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The Loch Ness Monster

The famous Loch Ness Monster is believed to be a Plesiosaurus, one of the great dinosaurs that roamed our oceans during the Jurassic period, 150 million years ago. The name plesiosaurus means ‘almost lizards’, which refers to their shape; not quite lizard but not quite fish. The plesiosaurus was up to 26 feet long, with a long neck and two pairs of paddle-like flippers. The plesiosaurus apparently evolved from land-based lizards which had, in turn, evolved from fish. In a sense the Plesiosaurus represents a kind of “u-turn” where evolution, having crawled onto land millions of years earlier, decided to go back for a swim.

There are two types of Plesiosaurus; long-necked and short-necked. The Loch Ness monster would be a long-necked Plesiosaur. The long neck is an adaption for hunting small fish; the large size of the plesiosaurus means it needed a long and snakelike neck in order to catch smaller, faster fish. The fish would only see the tiny head poking around, and once they saw the huge body attached to this little head they were probably dinner.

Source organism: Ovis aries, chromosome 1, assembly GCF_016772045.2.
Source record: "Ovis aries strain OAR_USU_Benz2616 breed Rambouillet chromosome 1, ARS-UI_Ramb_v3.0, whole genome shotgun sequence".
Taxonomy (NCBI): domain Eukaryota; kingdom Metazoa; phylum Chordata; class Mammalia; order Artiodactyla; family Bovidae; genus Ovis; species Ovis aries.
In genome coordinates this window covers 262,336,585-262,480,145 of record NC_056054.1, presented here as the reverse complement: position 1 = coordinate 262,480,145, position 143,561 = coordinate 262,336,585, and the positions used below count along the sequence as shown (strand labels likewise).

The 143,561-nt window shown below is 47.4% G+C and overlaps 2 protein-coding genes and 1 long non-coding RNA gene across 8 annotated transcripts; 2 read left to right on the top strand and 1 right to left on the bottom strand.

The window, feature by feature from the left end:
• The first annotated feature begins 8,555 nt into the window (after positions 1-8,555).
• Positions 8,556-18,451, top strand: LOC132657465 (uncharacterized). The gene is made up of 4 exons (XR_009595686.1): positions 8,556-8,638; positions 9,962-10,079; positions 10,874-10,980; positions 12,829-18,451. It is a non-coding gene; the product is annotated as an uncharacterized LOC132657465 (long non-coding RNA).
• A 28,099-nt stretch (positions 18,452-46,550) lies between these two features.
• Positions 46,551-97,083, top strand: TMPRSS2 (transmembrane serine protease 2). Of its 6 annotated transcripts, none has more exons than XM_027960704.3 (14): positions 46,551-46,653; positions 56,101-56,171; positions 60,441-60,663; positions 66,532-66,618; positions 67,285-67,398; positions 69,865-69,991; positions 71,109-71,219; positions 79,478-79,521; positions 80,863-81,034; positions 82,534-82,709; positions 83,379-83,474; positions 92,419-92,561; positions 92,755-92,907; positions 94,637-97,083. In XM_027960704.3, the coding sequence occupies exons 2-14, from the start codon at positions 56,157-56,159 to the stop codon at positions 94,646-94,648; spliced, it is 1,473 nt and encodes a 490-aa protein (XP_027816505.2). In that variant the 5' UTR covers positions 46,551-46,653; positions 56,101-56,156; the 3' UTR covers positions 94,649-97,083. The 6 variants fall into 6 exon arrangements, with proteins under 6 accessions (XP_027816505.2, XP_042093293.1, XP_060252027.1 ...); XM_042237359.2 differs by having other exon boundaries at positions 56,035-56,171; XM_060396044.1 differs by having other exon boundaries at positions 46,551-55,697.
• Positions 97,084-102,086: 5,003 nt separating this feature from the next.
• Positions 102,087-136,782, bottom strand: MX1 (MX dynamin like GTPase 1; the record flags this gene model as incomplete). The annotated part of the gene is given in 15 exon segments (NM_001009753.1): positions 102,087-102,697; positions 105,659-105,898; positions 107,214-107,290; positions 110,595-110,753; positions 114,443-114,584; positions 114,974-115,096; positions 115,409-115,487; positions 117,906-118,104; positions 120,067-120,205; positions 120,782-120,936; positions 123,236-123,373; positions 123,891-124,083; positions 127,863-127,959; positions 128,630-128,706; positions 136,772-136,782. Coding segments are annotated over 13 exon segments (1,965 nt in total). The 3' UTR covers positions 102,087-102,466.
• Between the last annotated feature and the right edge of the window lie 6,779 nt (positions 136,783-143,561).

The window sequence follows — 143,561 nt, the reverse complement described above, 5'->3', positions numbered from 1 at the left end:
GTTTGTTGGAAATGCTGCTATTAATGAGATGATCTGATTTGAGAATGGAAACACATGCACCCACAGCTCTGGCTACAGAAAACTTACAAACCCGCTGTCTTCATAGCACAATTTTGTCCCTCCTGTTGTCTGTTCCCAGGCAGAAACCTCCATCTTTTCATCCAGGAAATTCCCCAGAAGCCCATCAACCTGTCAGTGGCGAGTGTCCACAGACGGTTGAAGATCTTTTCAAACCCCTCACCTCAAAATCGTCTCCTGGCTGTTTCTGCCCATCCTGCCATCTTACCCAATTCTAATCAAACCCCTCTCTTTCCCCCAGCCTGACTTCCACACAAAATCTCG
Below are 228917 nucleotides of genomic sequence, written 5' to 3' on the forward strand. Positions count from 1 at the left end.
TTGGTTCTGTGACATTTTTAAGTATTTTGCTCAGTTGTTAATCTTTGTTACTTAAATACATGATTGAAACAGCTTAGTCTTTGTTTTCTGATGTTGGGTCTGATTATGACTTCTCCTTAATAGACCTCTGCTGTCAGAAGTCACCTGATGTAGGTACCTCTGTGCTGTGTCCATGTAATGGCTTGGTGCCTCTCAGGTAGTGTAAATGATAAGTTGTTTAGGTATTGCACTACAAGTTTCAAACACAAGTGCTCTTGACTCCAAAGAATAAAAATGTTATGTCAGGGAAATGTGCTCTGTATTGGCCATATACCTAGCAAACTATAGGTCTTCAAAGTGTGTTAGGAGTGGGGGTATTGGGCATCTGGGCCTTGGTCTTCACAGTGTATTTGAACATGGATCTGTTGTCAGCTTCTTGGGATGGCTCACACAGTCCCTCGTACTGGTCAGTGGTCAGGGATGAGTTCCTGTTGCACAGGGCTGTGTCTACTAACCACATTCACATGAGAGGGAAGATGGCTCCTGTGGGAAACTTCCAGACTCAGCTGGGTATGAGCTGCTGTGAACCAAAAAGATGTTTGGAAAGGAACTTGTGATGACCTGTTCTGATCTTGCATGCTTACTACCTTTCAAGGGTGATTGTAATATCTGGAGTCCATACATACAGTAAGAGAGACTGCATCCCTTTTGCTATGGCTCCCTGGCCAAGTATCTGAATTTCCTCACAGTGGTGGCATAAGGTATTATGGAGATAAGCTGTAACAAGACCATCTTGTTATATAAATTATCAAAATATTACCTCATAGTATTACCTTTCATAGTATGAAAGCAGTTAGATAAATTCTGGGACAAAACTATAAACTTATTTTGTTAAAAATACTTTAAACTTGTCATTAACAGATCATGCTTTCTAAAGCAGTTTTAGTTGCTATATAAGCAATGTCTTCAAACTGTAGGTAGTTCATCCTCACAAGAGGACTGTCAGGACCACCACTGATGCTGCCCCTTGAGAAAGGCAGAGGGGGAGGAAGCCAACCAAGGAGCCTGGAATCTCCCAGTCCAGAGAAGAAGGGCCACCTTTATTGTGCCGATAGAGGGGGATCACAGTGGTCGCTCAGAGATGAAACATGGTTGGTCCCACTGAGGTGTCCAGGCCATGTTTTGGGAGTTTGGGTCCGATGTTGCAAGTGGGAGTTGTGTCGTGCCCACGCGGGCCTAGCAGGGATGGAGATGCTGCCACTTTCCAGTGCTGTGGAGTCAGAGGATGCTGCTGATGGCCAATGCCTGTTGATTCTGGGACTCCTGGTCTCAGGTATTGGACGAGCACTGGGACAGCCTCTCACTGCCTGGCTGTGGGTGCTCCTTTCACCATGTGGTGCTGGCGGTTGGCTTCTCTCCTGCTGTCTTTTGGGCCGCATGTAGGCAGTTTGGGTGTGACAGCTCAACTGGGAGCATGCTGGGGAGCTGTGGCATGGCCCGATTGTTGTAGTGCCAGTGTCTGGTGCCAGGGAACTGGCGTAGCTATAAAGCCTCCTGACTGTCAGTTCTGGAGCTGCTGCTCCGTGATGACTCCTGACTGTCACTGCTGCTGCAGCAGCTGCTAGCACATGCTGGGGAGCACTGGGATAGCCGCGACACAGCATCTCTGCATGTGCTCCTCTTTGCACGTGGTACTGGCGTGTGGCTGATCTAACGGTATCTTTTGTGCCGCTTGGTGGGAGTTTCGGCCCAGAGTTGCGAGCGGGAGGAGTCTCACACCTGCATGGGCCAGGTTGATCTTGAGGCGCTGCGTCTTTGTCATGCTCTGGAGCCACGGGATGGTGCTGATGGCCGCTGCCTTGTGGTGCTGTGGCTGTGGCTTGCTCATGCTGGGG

Almost 1500 years ago, when the Romans conquered Scotland, they found paintings of a strange beast, a “floating elephant” with a long neck and flippers. Thus began the legend of the world’s most famous dinosaur, Nessy. In Scottish legend, Loch-Na-Beistie were huge “water horses” which lived in the lakes and lured children by offering them rides on their backs, then stealing them to the bottom of the lake. The legend was reborn in 1933 when a new road was built along Loch Ness, and a British couple said they saw an enormous animal splashing in the lake. In 1987 a great expedition was mounted, involving 20 ships equipped with sonar, but they couldn’t find Nessy. In all over 4,000 people claim to have witnessed Nessy, which would make Nessy the most-viewed, and the most famous dinosaur, of the 20th Century.

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